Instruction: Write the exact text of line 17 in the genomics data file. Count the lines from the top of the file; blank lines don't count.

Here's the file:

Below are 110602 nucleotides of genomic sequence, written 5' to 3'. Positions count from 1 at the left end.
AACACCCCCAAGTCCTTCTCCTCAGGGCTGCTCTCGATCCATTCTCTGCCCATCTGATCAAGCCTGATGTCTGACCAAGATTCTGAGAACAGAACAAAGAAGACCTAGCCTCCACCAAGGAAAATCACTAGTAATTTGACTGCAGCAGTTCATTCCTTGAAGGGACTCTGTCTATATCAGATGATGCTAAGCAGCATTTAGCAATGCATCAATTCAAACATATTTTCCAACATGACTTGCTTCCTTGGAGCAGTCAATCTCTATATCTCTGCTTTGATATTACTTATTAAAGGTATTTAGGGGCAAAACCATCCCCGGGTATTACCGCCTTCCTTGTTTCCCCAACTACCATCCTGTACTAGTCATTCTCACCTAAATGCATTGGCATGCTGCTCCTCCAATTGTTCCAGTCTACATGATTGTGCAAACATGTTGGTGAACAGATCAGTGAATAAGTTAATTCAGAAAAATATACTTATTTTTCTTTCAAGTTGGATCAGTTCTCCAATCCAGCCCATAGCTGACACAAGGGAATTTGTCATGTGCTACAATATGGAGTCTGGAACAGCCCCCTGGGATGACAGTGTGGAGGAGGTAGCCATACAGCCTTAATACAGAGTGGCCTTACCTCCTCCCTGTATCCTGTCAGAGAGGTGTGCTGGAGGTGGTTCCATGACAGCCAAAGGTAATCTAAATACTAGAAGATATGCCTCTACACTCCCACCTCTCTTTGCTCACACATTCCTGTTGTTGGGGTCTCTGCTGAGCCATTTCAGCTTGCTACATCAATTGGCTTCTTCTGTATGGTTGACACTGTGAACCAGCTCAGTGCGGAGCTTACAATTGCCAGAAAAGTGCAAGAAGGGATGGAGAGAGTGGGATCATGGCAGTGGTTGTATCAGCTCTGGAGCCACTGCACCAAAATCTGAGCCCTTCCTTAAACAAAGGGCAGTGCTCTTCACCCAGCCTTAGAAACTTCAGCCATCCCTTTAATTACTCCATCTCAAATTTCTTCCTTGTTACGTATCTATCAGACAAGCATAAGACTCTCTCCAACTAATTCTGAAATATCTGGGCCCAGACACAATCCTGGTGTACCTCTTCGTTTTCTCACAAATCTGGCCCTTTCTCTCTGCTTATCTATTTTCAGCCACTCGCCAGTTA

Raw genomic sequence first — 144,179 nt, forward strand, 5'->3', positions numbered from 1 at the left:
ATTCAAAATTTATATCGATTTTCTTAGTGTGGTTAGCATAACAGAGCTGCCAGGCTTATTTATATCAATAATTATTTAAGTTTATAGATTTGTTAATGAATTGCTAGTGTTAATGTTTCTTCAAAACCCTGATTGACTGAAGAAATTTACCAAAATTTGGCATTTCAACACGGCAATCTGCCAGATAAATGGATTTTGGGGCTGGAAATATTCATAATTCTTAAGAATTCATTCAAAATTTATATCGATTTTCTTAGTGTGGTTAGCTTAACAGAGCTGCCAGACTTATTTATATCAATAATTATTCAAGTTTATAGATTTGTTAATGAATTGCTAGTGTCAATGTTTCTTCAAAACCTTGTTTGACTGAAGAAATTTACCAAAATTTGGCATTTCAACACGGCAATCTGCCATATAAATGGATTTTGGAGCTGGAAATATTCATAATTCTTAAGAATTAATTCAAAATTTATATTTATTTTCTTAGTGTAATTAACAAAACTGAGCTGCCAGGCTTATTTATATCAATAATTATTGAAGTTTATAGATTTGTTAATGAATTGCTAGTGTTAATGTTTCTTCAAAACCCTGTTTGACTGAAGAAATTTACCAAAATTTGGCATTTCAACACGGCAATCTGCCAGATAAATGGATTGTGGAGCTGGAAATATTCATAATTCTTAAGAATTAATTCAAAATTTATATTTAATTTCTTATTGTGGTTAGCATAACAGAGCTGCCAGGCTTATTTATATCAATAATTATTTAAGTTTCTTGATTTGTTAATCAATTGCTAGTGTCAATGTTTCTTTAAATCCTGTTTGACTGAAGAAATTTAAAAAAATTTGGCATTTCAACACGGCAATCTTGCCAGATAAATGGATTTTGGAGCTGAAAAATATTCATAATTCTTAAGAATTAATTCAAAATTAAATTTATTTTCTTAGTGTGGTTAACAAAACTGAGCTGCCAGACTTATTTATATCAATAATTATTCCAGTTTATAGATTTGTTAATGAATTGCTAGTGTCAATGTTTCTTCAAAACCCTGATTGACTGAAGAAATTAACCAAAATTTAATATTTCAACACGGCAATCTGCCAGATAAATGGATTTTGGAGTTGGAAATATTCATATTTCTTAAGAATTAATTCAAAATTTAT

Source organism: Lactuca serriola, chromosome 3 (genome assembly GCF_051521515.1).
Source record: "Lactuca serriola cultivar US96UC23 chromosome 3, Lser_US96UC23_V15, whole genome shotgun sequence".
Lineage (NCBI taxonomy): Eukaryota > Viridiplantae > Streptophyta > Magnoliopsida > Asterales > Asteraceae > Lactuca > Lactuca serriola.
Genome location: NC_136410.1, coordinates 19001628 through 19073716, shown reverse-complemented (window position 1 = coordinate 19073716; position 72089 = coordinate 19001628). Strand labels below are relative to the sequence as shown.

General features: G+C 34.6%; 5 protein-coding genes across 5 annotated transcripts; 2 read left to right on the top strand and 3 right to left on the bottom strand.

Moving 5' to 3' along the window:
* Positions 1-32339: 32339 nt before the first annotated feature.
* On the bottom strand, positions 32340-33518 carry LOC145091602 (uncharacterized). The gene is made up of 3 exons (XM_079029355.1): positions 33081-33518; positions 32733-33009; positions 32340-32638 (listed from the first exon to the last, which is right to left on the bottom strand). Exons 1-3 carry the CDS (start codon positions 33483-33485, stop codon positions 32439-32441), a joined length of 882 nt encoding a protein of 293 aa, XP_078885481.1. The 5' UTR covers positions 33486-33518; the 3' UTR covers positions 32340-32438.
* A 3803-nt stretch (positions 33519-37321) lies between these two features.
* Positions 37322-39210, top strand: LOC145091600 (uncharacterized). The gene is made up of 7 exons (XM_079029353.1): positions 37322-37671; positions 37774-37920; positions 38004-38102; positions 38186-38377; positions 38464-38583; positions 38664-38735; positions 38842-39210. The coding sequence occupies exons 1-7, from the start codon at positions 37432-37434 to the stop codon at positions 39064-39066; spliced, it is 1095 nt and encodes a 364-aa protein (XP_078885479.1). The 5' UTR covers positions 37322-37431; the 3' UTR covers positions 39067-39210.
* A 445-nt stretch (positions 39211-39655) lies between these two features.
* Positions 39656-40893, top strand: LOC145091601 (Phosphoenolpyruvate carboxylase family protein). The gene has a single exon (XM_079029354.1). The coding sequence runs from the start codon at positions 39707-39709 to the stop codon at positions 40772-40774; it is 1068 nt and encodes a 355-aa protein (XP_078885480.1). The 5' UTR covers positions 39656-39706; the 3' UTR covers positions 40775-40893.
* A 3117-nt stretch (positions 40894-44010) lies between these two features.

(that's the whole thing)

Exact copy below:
* A 3117-nt stretch (positions 40894-44010) lies between these two features.